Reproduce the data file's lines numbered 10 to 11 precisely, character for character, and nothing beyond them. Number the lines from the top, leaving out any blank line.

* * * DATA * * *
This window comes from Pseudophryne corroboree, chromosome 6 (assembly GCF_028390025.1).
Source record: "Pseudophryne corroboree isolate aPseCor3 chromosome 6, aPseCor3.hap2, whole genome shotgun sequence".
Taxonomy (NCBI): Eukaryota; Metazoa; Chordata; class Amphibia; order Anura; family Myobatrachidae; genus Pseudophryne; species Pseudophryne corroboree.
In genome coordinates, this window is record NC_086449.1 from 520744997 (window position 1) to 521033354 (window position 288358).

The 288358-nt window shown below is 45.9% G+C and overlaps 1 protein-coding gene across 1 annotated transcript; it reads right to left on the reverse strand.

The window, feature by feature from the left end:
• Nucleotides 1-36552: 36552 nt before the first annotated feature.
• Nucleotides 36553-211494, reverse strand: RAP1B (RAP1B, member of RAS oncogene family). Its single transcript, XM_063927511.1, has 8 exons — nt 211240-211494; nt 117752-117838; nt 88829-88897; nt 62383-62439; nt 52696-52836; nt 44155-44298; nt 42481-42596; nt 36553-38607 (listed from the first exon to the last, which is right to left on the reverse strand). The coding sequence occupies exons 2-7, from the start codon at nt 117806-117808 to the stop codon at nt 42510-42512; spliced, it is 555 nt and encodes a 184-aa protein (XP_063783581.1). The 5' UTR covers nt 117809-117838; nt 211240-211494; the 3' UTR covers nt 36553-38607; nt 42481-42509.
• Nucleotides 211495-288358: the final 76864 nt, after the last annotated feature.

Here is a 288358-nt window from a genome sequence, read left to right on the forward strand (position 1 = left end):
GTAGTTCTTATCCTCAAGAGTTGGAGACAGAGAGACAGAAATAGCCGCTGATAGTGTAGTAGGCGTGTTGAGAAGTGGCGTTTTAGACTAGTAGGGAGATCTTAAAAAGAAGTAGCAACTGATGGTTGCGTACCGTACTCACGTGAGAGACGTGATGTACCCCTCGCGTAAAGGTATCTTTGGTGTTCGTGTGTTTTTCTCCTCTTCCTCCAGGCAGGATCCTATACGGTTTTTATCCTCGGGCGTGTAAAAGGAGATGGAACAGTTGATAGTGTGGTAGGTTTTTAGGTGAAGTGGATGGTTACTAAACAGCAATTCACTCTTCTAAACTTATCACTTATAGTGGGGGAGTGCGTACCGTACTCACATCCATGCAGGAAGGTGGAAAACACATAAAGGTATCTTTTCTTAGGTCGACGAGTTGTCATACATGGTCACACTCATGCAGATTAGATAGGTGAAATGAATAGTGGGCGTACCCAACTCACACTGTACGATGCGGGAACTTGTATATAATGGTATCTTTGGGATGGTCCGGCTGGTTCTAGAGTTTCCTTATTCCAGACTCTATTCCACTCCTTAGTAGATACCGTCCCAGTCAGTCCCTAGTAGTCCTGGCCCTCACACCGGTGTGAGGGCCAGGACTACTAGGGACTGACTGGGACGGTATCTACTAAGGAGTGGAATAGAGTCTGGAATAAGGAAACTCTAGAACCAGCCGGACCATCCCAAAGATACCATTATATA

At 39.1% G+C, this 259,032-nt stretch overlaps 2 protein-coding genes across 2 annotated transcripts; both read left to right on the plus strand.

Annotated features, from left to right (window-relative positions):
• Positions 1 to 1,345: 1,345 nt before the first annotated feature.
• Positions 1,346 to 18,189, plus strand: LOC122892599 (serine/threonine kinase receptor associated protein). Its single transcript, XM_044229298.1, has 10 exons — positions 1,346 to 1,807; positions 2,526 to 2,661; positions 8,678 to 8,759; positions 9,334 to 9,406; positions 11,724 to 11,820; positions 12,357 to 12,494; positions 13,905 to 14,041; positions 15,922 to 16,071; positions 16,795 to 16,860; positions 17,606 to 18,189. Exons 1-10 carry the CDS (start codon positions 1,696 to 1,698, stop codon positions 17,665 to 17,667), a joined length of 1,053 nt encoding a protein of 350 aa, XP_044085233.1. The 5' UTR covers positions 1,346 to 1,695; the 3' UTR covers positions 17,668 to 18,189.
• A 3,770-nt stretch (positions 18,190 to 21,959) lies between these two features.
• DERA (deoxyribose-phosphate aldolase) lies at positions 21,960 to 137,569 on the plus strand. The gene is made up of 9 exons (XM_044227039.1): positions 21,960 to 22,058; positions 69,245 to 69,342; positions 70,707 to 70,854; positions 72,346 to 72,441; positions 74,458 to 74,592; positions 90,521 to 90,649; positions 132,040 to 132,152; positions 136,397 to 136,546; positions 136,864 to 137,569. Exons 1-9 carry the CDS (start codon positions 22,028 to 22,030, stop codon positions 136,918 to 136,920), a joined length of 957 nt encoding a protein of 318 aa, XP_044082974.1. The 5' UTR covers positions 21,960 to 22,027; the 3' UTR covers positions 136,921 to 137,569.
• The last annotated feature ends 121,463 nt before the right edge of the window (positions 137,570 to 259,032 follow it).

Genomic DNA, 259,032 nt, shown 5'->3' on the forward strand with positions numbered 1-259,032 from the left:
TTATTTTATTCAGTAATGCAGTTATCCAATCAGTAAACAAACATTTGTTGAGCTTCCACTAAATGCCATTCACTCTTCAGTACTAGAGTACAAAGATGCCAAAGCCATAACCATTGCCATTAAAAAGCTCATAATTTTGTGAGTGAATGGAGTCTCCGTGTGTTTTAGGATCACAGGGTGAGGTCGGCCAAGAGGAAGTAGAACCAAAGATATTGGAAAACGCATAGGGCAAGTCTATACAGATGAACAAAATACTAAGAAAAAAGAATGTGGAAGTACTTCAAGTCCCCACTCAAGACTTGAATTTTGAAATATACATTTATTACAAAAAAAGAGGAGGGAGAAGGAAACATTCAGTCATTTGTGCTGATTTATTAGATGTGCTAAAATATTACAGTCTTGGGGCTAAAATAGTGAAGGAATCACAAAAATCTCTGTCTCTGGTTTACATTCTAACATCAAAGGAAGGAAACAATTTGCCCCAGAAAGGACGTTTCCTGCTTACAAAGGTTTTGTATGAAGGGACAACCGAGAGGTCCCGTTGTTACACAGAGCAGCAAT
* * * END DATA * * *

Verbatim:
Here is a 288358-nt window from a genome sequence, read left to right on the forward strand (position 1 = left end):
GTAGTTCTTATCCTCAAGAGTTGGAGACAGAGAGACAGAAATAGCCGCTGATAGTGTAGTAGGCGTGTTGAGAAGTGGCGTTTTAGACTAGTAGGGAGATCTTAAAAAGAAGTAGCAACTGATGGTTGCGTACCGTACTCACGTGAGAGACGTGATGTACCCCTCGCGTAAAGGTATCTTTGGTGTTCGTGTGTTTTTCTCCTCTTCCTCCAGGCAGGATCCTATACGGTTTTTATCCTCGGGCGTGTAAAAGGAGATGGAACAGTTGATAGTGTGGTAGGTTTTTAGGTGAAGTGGATGGTTACTAAACAGCAATTCACTCTTCTAAACTTATCACTTATAGTGGGGGAGTGCGTACCGTACTCACATCCATGCAGGAAGGTGGAAAACACATAAAGGTATCTTTTCTTAGGTCGACGAGTTGTCATACATGGTCACACTCATGCAGATTAGATAGGTGAAATGAATAGTGGGCGTACCCAACTCACACTGTACGATGCGGGAACTTGTATATAATGGTATCTTTGGGATGGTCCGGCTGGTTCTAGAGTTTCCTTATTCCAGACTCTATTCCACTCCTTAGTAGATACCGTCCCAGTCAGTCCCTAGTAGTCCTGGCCCTCACACCGGTGTGAGGGCCAGGACTACTAGGGACTGACTGGGACGGTATCTACTAAGGAGTGGAATAGAGTCTGGAATAAGGAAACTCTAGAACCAGCCGGACCATCCCAAAGATACCATTATATA